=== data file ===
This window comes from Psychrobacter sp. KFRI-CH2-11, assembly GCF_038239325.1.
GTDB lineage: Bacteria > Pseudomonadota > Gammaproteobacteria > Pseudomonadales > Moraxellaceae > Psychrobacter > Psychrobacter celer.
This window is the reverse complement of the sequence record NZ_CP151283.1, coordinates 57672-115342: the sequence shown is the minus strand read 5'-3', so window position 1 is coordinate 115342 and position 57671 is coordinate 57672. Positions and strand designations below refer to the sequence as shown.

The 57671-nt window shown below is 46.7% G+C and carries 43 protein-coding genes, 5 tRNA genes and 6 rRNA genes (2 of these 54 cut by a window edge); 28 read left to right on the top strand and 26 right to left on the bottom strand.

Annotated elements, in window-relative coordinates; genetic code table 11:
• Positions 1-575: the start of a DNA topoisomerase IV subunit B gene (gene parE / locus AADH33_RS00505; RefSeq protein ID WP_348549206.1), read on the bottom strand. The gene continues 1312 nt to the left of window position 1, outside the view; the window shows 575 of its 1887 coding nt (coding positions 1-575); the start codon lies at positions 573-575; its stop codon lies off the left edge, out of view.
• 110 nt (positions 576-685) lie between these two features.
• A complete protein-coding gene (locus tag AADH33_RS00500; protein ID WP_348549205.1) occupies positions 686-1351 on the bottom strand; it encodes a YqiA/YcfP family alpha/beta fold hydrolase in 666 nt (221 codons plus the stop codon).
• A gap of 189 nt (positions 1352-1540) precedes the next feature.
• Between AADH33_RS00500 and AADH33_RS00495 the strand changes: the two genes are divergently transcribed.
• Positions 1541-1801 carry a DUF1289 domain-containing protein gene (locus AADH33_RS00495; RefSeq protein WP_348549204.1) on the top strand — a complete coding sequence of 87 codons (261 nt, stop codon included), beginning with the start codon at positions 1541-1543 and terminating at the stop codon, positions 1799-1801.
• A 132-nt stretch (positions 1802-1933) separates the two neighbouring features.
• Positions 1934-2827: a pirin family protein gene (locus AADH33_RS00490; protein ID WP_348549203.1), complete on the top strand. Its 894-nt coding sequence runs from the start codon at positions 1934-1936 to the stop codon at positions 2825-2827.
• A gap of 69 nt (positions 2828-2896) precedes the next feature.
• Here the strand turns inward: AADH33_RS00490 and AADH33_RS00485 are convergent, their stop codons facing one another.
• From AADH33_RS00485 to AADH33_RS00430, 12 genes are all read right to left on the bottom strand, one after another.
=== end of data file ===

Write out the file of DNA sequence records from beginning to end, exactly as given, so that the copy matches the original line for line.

This window comes from Psychrobacter sp. KFRI-CH2-11, assembly GCF_038239325.1.
GTDB lineage: Bacteria > Pseudomonadota > Gammaproteobacteria > Pseudomonadales > Moraxellaceae > Psychrobacter > Psychrobacter celer.
This window is the reverse complement of the sequence record NZ_CP151283.1, coordinates 57672-115342: the sequence shown is the minus strand read 5'-3', so window position 1 is coordinate 115342 and position 57671 is coordinate 57672. Positions and strand designations below refer to the sequence as shown.

The 57671-nt window shown below is 46.7% G+C and carries 43 protein-coding genes, 5 tRNA genes and 6 rRNA genes (2 of these 54 cut by a window edge); 28 read left to right on the top strand and 26 right to left on the bottom strand.

Annotated elements, in window-relative coordinates; genetic code table 11:
• Positions 1-575: the start of a DNA topoisomerase IV subunit B gene (gene parE / locus AADH33_RS00505; RefSeq protein ID WP_348549206.1), read on the bottom strand. The gene continues 1312 nt to the left of window position 1, outside the view; the window shows 575 of its 1887 coding nt (coding positions 1-575); the start codon lies at positions 573-575; its stop codon lies off the left edge, out of view.
• 110 nt (positions 576-685) lie between these two features.
• A complete protein-coding gene (locus tag AADH33_RS00500; protein ID WP_348549205.1) occupies positions 686-1351 on the bottom strand; it encodes a YqiA/YcfP family alpha/beta fold hydrolase in 666 nt (221 codons plus the stop codon).
• A gap of 189 nt (positions 1352-1540) precedes the next feature.
• Between AADH33_RS00500 and AADH33_RS00495 the strand changes: the two genes are divergently transcribed.
• Positions 1541-1801 carry a DUF1289 domain-containing protein gene (locus AADH33_RS00495; RefSeq protein WP_348549204.1) on the top strand — a complete coding sequence of 87 codons (261 nt, stop codon included), beginning with the start codon at positions 1541-1543 and terminating at the stop codon, positions 1799-1801.
• A 132-nt stretch (positions 1802-1933) separates the two neighbouring features.
• Positions 1934-2827: a pirin family protein gene (locus AADH33_RS00490; protein ID WP_348549203.1), complete on the top strand. Its 894-nt coding sequence runs from the start codon at positions 1934-1936 to the stop codon at positions 2825-2827.
• A gap of 69 nt (positions 2828-2896) precedes the next feature.
• Here the strand turns inward: AADH33_RS00490 and AADH33_RS00485 are convergent, their stop codons facing one another.
• From AADH33_RS00485 to AADH33_RS00430, 12 genes are all read right to left on the bottom strand, one after another.